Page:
kplhardison's profile pic

Karen P.L. Hardison | College Teacher | eNotes Employee

Posted on

It would seem to be too idealistic to suggest that the energy of opposition has not influenced latent or suppressed nationalistic feelings against oppression. Everything affects and is effected by everything else, whether we perceive it or not (this is no longer a sentimental fantasy; it has been proven by quantum physics through such things as results skewed by the affect of observation and quantum entanglement whereby unrelated quantum particles affect each other, you can see it at the Newtonian level as well through entrainment). So I would suggest that, yes, the interventions have influenced current trends. However it would be a logical fallacy to further suggest that (2) therefore, without the influence, the trends would not have become full-blown on their own or that (2) the military intervention is thereby justified. All are separate considerations and all have their own separate logical foundations from which to expand consideration.

brettd's profile pic

brettd | High School Teacher | (Level 2) Educator Emeritus

Posted on

There are many in the US who feel the same way as your cousin, myself included.  Most have forgotten the invasion of Iraq was over the existence of imaginary WMD's and the threat they would pose to the US and allies.  I'm glad Saddam Hussein is gone and the people of Iraq have a chance at democracy, I just don't know it was worth nearly 4800 American dead, over 32000 wounded, and as many as 600,000 Iraqi casualties, not to mention $814 billion in treasure.  It has been a catastrophic mistake in my opinion.

I would also suggest that the recent world economic downturn has had more to do with the current trends in the "Arab Spring" than US policies.  It remains to be seen how radicalized revolutionary elements in those countries truly is or is not.

stolperia's profile pic

stolperia | (Level 1) Educator Emeritus

Posted on

In the long run, the answer to your question isn't going to be fully known for a good number of years. The Arab Spring may have started some changes in some countries and cultures, but whether those changes will be able to take root and survive in the form of continuing democratization of governments remains to be seen.

I don't think US military intervention in the area is as directly responsible for any changes that have or have not occurred as is the rise of technology and the rapid communication it facilitates. The US can take credit or blame (depending on your point of view) for helping to create the internet and the social communications networks that have been critical to the organizers of Arab Spring events.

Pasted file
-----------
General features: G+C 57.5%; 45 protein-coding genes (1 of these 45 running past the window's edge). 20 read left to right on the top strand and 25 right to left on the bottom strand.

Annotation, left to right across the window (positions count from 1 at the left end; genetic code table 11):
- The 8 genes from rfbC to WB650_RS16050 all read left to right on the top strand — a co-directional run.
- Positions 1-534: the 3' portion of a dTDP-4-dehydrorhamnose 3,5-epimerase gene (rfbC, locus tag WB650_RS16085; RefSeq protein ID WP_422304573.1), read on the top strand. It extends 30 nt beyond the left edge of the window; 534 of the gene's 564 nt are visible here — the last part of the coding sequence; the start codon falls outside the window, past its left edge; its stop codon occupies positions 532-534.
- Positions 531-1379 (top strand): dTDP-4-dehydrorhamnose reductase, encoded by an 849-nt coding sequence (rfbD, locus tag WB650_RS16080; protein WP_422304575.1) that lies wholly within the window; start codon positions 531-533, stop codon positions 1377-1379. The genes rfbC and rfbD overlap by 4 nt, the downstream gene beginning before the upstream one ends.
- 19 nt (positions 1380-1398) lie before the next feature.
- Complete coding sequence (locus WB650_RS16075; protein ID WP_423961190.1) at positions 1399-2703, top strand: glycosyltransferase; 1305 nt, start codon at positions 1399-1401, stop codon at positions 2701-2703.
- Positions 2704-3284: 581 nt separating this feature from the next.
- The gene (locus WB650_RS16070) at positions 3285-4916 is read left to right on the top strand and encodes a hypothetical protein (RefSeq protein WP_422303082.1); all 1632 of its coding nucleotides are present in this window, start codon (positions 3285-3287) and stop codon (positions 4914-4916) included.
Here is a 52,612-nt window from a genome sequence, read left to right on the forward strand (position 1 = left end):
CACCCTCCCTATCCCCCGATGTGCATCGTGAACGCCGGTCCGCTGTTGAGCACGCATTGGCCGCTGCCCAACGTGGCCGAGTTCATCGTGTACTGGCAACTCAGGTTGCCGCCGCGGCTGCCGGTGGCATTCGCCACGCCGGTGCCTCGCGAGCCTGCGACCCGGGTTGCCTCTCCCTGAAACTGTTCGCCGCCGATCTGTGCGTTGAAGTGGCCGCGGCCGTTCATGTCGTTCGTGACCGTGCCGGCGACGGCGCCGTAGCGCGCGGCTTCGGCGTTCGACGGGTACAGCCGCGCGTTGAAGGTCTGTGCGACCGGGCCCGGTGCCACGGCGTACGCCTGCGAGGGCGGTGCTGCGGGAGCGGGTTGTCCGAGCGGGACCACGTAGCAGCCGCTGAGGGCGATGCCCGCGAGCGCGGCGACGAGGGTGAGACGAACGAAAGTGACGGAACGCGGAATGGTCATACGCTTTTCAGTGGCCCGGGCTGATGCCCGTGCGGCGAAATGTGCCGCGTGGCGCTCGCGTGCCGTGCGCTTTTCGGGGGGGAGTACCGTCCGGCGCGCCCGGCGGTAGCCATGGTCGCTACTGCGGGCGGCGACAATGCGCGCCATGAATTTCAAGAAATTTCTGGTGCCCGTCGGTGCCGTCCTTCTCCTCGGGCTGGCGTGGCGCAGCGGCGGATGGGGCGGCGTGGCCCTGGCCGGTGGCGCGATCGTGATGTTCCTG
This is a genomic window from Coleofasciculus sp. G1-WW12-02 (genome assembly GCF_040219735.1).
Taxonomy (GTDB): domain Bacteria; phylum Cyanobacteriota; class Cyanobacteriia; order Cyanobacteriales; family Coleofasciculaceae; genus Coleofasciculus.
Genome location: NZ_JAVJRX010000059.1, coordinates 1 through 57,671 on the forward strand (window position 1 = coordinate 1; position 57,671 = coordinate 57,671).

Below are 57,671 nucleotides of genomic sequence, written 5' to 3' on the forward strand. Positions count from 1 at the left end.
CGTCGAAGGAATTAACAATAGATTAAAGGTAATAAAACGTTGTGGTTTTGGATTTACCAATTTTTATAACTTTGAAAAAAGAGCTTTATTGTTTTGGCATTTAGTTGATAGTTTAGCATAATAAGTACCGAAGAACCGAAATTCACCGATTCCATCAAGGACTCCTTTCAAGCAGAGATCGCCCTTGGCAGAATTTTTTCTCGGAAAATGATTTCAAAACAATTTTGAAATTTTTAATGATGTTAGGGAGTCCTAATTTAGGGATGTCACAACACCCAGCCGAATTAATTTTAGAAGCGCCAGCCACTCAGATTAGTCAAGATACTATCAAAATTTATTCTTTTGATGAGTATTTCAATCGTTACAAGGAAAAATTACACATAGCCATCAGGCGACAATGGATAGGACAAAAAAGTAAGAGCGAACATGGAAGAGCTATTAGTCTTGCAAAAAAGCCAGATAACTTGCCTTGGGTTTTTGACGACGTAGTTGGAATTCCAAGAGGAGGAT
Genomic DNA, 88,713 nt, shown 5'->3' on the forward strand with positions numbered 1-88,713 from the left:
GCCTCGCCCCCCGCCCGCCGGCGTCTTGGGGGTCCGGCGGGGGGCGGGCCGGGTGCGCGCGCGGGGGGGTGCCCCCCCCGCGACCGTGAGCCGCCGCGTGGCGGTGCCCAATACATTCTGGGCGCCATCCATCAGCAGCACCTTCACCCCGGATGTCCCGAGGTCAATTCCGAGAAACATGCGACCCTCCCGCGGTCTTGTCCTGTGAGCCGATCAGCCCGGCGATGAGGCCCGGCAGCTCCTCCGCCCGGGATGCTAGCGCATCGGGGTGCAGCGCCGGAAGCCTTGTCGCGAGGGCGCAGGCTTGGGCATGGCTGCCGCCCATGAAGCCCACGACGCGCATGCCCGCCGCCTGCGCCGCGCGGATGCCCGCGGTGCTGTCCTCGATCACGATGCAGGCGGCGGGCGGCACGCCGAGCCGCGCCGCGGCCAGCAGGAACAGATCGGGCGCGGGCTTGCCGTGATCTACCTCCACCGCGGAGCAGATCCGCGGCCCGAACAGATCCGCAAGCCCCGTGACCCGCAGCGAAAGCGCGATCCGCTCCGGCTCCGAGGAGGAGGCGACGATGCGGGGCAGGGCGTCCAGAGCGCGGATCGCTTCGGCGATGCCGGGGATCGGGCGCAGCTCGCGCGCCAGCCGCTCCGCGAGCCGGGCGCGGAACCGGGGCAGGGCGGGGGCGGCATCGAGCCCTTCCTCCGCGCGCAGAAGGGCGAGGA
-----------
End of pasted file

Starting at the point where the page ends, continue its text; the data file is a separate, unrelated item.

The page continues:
accessteacher's profile pic

accessteacher | High School Teacher | (Level 3) Distinguished Educator

Posted on

It isn't just Australians who are interested in seeing the US being taken down a peg or two, as you put it! Let us remember that in countries such as Afghanistan foreign intervention has a disastrous history, stretching back to Britain and then Russia. Attempts to create a stable democracy have not been helped by foreign invasion, and, in some ways, have exacerbated the situation. I do agree however that now one of the worst things the US could do would be to pull out and leave Iraq and Afghanistan to somehow form a peaceful democracy themselves.

pohnpei397's profile pic

pohnpei397 | College Teacher | (Level 3) Distinguished Educator

Posted on

I can't really see any connection between our intervention in Iraq and Afghanistan and the rebellions/revolutions that have arisen.  The countries which we have actually invaded are not seeing any such movements.  Moreover, the countries that are most closely connected to us (Saudi Arabia and Bahrain) are just as repressive as ever.  I just don't any credible way to say that it was our involvement in Iraq that pushed Egypt and Tunisia and Libya towards these revolutions.

litteacher8's profile pic

litteacher8 | High School Teacher | (Level 3) Distinguished Educator

Posted on

Personally, I think there have been some indications of progress, but most of them have occurred since we have intervened. Right now, because we have intervened, I think it would make matters worse to simply pull out and leave the region to fend for itself.